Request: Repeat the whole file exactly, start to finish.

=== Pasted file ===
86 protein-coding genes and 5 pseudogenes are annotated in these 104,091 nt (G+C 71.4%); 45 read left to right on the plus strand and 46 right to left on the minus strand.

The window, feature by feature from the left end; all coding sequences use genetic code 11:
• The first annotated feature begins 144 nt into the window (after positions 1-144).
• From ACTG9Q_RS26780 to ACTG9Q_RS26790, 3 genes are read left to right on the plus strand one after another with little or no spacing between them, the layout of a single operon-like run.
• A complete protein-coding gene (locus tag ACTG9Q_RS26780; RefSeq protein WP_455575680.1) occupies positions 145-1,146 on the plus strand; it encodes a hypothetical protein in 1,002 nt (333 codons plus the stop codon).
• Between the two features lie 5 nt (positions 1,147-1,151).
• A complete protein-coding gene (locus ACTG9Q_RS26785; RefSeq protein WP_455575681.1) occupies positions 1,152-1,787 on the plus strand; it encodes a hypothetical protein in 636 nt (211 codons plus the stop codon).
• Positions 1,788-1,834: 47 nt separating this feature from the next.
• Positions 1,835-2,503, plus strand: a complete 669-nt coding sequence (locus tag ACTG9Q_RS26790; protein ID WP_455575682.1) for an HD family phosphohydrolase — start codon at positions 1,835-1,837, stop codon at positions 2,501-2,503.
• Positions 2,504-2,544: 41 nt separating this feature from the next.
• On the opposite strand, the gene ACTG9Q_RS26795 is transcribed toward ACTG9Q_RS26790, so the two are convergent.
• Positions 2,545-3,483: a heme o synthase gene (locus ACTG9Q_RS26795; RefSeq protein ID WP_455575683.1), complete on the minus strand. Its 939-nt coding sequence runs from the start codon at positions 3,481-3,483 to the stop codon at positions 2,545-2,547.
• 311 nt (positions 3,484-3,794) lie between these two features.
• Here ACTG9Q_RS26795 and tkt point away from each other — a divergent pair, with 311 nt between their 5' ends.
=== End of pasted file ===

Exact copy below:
86 protein-coding genes and 5 pseudogenes are annotated in these 104,091 nt (G+C 71.4%); 45 read left to right on the plus strand and 46 right to left on the minus strand.

The window, feature by feature from the left end; all coding sequences use genetic code 11:
• The first annotated feature begins 144 nt into the window (after positions 1-144).
• From ACTG9Q_RS26780 to ACTG9Q_RS26790, 3 genes are read left to right on the plus strand one after another with little or no spacing between them, the layout of a single operon-like run.
• A complete protein-coding gene (locus tag ACTG9Q_RS26780; RefSeq protein WP_455575680.1) occupies positions 145-1,146 on the plus strand; it encodes a hypothetical protein in 1,002 nt (333 codons plus the stop codon).
• Between the two features lie 5 nt (positions 1,147-1,151).
• A complete protein-coding gene (locus ACTG9Q_RS26785; RefSeq protein WP_455575681.1) occupies positions 1,152-1,787 on the plus strand; it encodes a hypothetical protein in 636 nt (211 codons plus the stop codon).
• Positions 1,788-1,834: 47 nt separating this feature from the next.
• Positions 1,835-2,503, plus strand: a complete 669-nt coding sequence (locus tag ACTG9Q_RS26790; protein ID WP_455575682.1) for an HD family phosphohydrolase — start codon at positions 1,835-1,837, stop codon at positions 2,501-2,503.
• Positions 2,504-2,544: 41 nt separating this feature from the next.
• On the opposite strand, the gene ACTG9Q_RS26795 is transcribed toward ACTG9Q_RS26790, so the two are convergent.
• Positions 2,545-3,483: a heme o synthase gene (locus ACTG9Q_RS26795; RefSeq protein ID WP_455575683.1), complete on the minus strand. Its 939-nt coding sequence runs from the start codon at positions 3,481-3,483 to the stop codon at positions 2,545-2,547.
• 311 nt (positions 3,484-3,794) lie between these two features.
• Here ACTG9Q_RS26795 and tkt point away from each other — a divergent pair, with 311 nt between their 5' ends.